News / Edmonton

'I will become Kim again soon': Last hospitalized victim of attack staying positive one month later

Meanwhile, other members of the community are organizing a Unity Rally for Friday

Kim O'Hara is still hospitalized after a Sept. 30 cube van attack that left her with multiple serious injuries

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Kim O'Hara is still hospitalized after a Sept. 30 cube van attack that left her with multiple serious injuries

Nearly a month after being struck by the driver of a cube van in downtown Edmonton, Kim O’Hara has her sights firmly set on recovery.

Chief among her priorities ― getting her nails done when she gets out of hospital.

O'Hara, 30, was one of the four people struck when Abdulahi Hasan Sharif allegedly careened down Jasper Ave late on the night of September 30, hours after a police officer was stabbed, in an attack that made headlines around the world.

Now, the five people injured—not to mention the city as a whole—are moving on.
Despite having been through a horrific ordeal, which left her with a fractured skull, brain bleed and fractured leg, Hayley Bradford, O’Hara’s sister-in-law, said O’Hara is staying positive.

On Bradford’s first visit to the hospital, O’Hara quipped about how she was looking forward to getting her hair and nails done.

“I laughed pretty hard and promised her a girl’s trip as soon as she could get out,” Bradford said.

After being in a coma for three days and spending time in the Intensive Care Unit, O’Hara is in brain training and physiotherapy and was moved to the Glenrose Rehabilitation Hospital last Monday.

She still searches for the right words when speaking but is doing well overall, Bradford said. Doctors have not given her a timeline for her recovery.

Through a text message forwarded by her sister-in-law on Thursday, O’Hara said she was feeling “a lot more positive” after a challenging day on Wednesday.

“She’s determined she’s going to make a full recovery,” Bradford said.

Edmontonians gathered on Oct. 1 for a vigil after an attack on an officer and four pedestrians shook the city. The Ogaden Somali Community of Alberta is holding a rally at City Hall Friday to show solidarity with the victims of the attack, as well as first responders.

File photo

Edmontonians gathered on Oct. 1 for a vigil after an attack on an officer and four pedestrians shook the city. The Ogaden Somali Community of Alberta is holding a rally at City Hall Friday to show solidarity with the victims of the attack, as well as first responders.

The three other pedestrians who were struck by a cube van on Sept. 30 have since left hospital. 

Const. Mike Chernyk, who was also struck by a vehicle and fought off a knife-wielding suspect, is back at work and doing well, Edmonton Police Chief Rod Knecht said last week. 

He even asked to work an Eskimos game, despite having being attacked while on duty at a different Eskimos game.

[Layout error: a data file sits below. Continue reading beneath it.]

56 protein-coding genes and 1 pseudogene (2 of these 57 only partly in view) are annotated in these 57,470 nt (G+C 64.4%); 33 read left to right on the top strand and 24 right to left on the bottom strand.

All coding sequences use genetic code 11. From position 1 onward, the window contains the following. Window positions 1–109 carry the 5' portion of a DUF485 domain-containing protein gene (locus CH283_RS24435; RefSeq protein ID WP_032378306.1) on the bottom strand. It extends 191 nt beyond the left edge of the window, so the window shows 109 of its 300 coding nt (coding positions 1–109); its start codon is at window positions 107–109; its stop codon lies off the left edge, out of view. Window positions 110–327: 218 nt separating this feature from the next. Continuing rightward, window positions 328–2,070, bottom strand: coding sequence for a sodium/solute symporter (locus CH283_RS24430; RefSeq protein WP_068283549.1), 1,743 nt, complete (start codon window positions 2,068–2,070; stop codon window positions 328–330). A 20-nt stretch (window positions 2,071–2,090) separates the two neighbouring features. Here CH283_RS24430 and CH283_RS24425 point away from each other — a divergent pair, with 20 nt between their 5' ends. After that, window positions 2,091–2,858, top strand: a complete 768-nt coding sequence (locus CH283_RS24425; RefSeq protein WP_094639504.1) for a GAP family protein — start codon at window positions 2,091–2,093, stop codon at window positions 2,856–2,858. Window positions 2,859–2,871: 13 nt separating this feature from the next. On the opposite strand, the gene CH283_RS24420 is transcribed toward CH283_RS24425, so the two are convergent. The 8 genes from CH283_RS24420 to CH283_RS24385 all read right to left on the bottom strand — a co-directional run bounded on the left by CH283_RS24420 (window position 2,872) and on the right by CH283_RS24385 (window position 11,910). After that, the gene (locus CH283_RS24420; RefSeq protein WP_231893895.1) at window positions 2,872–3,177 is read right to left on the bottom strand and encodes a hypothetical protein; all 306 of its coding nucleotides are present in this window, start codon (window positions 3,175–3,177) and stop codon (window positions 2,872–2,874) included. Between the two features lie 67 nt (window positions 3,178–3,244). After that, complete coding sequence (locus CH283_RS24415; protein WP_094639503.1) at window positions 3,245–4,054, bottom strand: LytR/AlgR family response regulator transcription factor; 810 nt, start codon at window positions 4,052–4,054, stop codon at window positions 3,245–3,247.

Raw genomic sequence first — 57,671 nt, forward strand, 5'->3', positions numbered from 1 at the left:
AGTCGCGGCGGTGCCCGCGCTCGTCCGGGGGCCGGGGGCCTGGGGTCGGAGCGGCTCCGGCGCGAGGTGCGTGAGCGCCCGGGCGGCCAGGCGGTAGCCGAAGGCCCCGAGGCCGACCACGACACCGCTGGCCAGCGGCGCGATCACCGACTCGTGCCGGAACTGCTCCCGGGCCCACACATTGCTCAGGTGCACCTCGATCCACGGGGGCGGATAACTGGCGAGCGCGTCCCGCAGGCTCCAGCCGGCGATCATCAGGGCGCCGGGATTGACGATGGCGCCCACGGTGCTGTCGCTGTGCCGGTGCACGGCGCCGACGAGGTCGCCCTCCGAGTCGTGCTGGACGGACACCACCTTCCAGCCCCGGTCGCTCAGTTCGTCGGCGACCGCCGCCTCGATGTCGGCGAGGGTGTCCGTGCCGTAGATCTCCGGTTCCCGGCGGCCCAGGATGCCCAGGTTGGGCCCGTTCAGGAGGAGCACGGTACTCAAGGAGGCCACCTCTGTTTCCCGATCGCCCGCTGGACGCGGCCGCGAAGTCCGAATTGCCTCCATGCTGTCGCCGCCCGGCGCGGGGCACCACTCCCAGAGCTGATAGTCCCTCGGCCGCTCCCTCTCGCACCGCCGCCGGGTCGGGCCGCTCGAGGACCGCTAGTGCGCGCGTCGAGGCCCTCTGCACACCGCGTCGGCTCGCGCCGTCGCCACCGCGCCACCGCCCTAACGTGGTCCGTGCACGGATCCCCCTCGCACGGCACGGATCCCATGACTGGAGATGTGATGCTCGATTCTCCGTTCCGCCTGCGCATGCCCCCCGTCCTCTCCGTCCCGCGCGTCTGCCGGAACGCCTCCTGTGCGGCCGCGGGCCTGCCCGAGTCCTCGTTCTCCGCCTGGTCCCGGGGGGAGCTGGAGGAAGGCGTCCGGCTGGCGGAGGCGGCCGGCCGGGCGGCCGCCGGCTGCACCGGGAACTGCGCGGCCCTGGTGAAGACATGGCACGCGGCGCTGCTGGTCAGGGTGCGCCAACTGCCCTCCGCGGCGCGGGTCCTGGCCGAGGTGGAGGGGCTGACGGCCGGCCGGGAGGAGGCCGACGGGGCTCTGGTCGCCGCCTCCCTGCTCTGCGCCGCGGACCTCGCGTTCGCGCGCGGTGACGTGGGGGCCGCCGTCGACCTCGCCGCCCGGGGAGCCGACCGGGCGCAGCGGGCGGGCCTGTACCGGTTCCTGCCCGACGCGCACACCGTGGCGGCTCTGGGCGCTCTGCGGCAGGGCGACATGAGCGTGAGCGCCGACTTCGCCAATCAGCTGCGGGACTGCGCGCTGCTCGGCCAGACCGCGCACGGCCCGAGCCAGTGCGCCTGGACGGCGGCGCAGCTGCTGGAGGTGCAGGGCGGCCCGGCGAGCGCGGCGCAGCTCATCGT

“If it was up to him he would have put (rehab) aside and got back to work,” Knecht said last Thursday.

“He’s very, very fortunate to be alive … I think he did a fantastic job and kudos to him,” he added. “He’s a tremendous ambassador for the city and I think for the Edmonton Police Service as well.”

Meanwhile, community organizers have continued to speak out against hate, after Sharif’s arrest caused some to point fingers at the Somali community. 

The Ogaden Somali Community of Alberta is holding a rally at City Hall Friday to show solidarity with the victims of the attack, as well as first responders. 

“We want to show hate will not divide us,” Executive Director Ahmed Abdulkadir told Metro. 

“Because every day each one of us is working hard to make our community better and safer. And what better way to start with than a diverse group of people who have been working together?”

His group is holding the event in partnership with the City of Edmonton, the Edmonton Safety Summit Committee, REACH Edmonton and others.

Abdulkadir said his organization is still hearing about backlash against Somali and Muslim Canadians in the form of hateful speech or assaults. Part of the reason they’re holding the event is to inform people how they can respond if they witness someone being targeted due to their race or religion.

“From our angle, we keep hearing incidents occasionally every other week … if we hear something, what are the steps we need to take? If you see someone walk into your agency, what do you need to know in order to comfort them if they are facing some hardship?”

Abdulkadir said it was “crucial” to invite Edmonton police and first responders to the table due to the role they play in keeping communities safe.

“We know what they go through on a day-to-day basis. We want to say thank you to them and recognize what they do.”

Meanwhile, O’Hara is looking forward to getting out of the hospital. Her sister-in-law Bradford started a GoFundMe campaign with a $40,000 goal. So far, they’ve raised nearly $33,000.

Via text, O’Hara told Metro that the fact that so many people who don’t know her have donated money warms her heart.

“I would have never thought I would get a fundraiser (dedicated) to me … still a dream,” she said.

“I will become Kim again soon.”

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